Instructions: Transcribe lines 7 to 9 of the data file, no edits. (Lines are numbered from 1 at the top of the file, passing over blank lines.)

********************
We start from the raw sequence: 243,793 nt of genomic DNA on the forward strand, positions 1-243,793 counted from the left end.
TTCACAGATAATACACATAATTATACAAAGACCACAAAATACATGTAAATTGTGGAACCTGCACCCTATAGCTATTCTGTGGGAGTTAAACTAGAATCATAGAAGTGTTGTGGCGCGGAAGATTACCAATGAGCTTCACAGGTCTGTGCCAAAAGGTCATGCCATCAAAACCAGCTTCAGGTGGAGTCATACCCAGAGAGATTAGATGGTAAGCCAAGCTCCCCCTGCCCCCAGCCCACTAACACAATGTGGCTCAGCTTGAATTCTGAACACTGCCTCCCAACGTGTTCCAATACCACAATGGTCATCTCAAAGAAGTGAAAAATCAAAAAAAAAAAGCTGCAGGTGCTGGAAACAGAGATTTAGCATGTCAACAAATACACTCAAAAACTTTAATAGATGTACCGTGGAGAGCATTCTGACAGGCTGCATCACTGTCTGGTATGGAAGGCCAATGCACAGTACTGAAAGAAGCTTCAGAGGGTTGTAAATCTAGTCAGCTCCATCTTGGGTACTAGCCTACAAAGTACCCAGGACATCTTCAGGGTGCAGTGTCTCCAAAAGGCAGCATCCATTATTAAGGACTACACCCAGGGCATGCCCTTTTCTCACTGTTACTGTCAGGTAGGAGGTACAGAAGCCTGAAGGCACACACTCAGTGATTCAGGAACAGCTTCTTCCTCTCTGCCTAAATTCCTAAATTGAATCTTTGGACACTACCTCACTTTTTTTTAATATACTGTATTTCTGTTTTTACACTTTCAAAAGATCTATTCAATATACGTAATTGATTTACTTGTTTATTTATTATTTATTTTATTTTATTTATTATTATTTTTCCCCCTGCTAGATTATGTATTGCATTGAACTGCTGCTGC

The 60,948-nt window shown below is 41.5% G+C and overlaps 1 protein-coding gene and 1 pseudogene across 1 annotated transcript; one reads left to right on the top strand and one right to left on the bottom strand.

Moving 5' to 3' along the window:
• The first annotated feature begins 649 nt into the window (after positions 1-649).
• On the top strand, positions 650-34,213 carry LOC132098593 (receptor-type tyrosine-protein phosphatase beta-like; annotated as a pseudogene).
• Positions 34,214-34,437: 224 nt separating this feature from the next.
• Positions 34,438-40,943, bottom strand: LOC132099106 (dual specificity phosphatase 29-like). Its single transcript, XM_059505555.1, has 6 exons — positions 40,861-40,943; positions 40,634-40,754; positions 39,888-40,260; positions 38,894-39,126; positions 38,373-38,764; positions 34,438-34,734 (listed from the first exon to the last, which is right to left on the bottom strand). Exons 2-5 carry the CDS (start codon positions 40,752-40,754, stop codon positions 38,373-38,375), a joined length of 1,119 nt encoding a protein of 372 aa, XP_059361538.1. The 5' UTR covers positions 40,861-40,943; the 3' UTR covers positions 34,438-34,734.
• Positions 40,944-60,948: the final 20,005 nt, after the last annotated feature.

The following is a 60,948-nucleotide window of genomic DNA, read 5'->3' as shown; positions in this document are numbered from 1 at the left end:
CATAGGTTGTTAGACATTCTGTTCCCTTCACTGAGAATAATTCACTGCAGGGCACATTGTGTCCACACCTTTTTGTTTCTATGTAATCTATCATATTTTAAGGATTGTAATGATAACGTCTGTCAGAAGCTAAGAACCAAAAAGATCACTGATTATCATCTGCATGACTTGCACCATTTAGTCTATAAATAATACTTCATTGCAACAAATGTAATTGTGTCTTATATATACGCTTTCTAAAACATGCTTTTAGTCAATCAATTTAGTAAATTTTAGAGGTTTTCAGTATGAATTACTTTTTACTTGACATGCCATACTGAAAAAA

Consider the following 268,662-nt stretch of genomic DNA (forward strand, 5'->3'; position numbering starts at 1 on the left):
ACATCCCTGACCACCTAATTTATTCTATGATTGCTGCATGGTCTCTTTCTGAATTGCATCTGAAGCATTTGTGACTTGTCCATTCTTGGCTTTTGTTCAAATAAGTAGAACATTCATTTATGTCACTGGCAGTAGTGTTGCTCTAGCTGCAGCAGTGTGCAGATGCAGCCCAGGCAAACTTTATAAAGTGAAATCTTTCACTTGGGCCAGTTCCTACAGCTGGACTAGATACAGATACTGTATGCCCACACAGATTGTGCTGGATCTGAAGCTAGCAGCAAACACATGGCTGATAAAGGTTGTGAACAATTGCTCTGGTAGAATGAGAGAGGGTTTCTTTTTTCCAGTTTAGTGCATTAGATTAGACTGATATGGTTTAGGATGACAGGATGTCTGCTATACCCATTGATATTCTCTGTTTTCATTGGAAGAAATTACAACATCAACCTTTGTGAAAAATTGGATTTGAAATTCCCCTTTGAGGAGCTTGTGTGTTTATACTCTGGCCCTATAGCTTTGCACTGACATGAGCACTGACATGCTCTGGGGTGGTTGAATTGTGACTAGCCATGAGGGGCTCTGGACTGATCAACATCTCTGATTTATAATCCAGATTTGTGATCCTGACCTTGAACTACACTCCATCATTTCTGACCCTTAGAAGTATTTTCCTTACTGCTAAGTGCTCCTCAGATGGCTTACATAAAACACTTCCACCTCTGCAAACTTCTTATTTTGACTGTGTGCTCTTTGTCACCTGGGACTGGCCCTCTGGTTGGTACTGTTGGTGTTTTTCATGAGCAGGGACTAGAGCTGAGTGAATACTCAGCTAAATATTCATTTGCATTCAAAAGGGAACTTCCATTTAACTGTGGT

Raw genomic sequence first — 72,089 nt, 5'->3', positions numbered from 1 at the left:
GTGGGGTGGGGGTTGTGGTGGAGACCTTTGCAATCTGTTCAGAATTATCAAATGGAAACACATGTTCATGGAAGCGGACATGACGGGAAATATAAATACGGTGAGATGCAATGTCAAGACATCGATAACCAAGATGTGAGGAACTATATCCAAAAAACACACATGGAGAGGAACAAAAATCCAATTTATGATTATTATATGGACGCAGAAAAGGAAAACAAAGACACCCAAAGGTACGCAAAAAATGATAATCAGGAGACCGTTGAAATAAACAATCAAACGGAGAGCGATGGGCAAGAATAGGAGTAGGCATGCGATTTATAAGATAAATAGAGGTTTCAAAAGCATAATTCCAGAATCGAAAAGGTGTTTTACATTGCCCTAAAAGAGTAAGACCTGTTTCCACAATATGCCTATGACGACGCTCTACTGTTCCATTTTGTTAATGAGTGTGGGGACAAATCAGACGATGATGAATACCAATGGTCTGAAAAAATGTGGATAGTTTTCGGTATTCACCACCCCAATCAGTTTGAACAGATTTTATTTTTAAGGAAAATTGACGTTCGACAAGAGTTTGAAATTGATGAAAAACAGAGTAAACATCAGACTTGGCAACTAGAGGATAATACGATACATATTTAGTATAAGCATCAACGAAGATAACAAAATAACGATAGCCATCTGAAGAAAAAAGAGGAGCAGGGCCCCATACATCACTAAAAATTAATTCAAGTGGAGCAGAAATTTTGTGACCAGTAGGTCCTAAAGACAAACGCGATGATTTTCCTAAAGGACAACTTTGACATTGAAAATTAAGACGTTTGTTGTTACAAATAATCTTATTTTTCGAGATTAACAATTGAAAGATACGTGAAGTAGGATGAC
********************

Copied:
• Positions 34,214-34,437: 224 nt separating this feature from the next.
• Positions 34,438-40,943, bottom strand: LOC132099106 (dual specificity phosphatase 29-like). Its single transcript, XM_059505555.1, has 6 exons — positions 40,861-40,943; positions 40,634-40,754; positions 39,888-40,260; positions 38,894-39,126; positions 38,373-38,764; positions 34,438-34,734 (listed from the first exon to the last, which is right to left on the bottom strand). Exons 2-5 carry the CDS (start codon positions 40,752-40,754, stop codon positions 38,373-38,375), a joined length of 1,119 nt encoding a protein of 372 aa, XP_059361538.1. The 5' UTR covers positions 40,861-40,943; the 3' UTR covers positions 34,438-34,734.
• Positions 40,944-60,948: the final 20,005 nt, after the last annotated feature.